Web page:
Crowd Sourcing and Curation
We’re well into the first year of building MTB Project, IMBA's ride guide and mountain bike trail map resource. Since launching the site in the spring, our dedicated contributors have published a vast array of information, including more than 17,000 miles of rides and trails—thank you!
As one would imagine, that means there’s an overwhelming amount of data to sort through and review. We aim to make accurate and appropriate content one of the site's hallmarks, and is not a job we take lightly. Although it can be daunting, the IMBA/Adventure Projects team is committed to reviewing every single video, photo and trail description that appears on the MTB Project pages that we oversee.
As IMBA's mapping specialist, I’m charged with reviewing the trails. Every morning I wake up, sit down with a strong cup of coffee and begin the daily process of verifying content. Every trail or trail segment cataloged on the MTB Project site must be open to bikes and legal to ride. Once I get in a rhythm, I can usually knock out a good chunk of information before my second Americano.
How do I verify this information?
I start with personal knowledge from my travels on the Subaru/IMBA Trail Care Crew. I gained firsthand experience working and riding on trails all over the country thanks to numerous local groups that hosted our visits. Beyond that, I spend a fair amount of quality time with Google, tracking down official land management agency maps and data. Sometimes this goes quickly, but I can also spend more time than I'd care to admit doing really fun things such as reconfiguring key words in Google's search box. When Internet queries fail, I contact land managers directly.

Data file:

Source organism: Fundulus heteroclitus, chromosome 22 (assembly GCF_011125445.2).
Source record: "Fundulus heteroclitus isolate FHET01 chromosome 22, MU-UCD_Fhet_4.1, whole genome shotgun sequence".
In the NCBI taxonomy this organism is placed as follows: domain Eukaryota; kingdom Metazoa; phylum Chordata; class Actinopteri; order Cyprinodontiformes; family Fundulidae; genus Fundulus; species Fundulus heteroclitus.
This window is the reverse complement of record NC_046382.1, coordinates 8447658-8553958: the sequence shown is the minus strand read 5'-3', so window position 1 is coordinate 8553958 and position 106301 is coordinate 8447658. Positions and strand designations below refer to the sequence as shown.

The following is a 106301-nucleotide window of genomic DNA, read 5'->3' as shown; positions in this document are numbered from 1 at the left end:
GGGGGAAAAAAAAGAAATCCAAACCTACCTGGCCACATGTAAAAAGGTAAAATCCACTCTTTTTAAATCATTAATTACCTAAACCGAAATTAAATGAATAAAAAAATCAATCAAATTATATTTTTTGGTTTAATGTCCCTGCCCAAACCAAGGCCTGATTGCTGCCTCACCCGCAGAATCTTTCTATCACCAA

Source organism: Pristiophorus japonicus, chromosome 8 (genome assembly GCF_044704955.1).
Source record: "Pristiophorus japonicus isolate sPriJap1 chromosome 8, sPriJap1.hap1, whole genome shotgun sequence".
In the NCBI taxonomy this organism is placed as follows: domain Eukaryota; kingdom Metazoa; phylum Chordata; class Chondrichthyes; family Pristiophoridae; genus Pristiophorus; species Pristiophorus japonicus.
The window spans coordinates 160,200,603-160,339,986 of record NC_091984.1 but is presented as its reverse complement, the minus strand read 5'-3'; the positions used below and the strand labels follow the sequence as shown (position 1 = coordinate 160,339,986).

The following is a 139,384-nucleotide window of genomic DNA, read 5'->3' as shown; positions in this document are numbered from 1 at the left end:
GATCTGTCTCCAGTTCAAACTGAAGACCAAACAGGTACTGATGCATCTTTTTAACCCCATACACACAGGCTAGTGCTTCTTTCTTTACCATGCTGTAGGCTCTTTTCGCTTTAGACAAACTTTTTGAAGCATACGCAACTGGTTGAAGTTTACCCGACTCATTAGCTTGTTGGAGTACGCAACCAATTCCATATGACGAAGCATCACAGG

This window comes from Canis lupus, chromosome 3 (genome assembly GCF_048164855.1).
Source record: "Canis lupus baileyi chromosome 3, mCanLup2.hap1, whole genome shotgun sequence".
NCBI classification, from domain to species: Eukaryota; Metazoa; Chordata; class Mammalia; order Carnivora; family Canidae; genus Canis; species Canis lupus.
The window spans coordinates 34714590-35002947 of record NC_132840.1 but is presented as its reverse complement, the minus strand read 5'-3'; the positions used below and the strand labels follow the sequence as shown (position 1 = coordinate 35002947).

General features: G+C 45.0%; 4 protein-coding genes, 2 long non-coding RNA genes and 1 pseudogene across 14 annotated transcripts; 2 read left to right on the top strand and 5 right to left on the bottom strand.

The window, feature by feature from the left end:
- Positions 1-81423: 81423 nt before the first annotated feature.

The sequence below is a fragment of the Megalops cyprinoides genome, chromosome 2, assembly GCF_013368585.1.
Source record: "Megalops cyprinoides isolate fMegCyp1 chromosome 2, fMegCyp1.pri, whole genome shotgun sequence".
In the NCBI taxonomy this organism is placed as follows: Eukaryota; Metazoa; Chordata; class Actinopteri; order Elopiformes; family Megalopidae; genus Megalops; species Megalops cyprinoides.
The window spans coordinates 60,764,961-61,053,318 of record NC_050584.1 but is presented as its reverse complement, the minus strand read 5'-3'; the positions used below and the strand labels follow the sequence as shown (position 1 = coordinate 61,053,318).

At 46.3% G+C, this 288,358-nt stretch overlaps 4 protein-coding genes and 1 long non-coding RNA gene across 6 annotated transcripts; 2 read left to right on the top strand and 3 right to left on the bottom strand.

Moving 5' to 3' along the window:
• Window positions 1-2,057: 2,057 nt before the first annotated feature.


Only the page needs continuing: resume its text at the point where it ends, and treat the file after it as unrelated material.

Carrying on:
Those folks are usually happy to hear from me and appreciate knowing that we mountain bikers are taking the time to do our best in representing trail information accurately. Since land managers' time and resources are limited, they rely on local advocates and engaged visitors to help them with best trail practices—everything from maintenance to making great maps.
As we move forward with MTB Project and develop its regional administrator network, we’re looking forward to including as many land managers as possible. During the recent (and incredibly successful) IMBA Pacific Northwest Summit, I was approached by a very engaged land manager offering to review content for Oregon and Washington. It was gratifying to see this level of enthusiasm — the more we can get people involved in MTB Project, the closer we get to having the best possible mountain bike ride and trail resource on the web.
I’m looking forward to my final trip of the year to present IMBA Mapping and MTB Project when I head to the Southeast next month, where the riding season is still in full swing. I’ll be buried in trail approvals when I return, hopefully from my time spent in the field rallying another part of the population to contribute.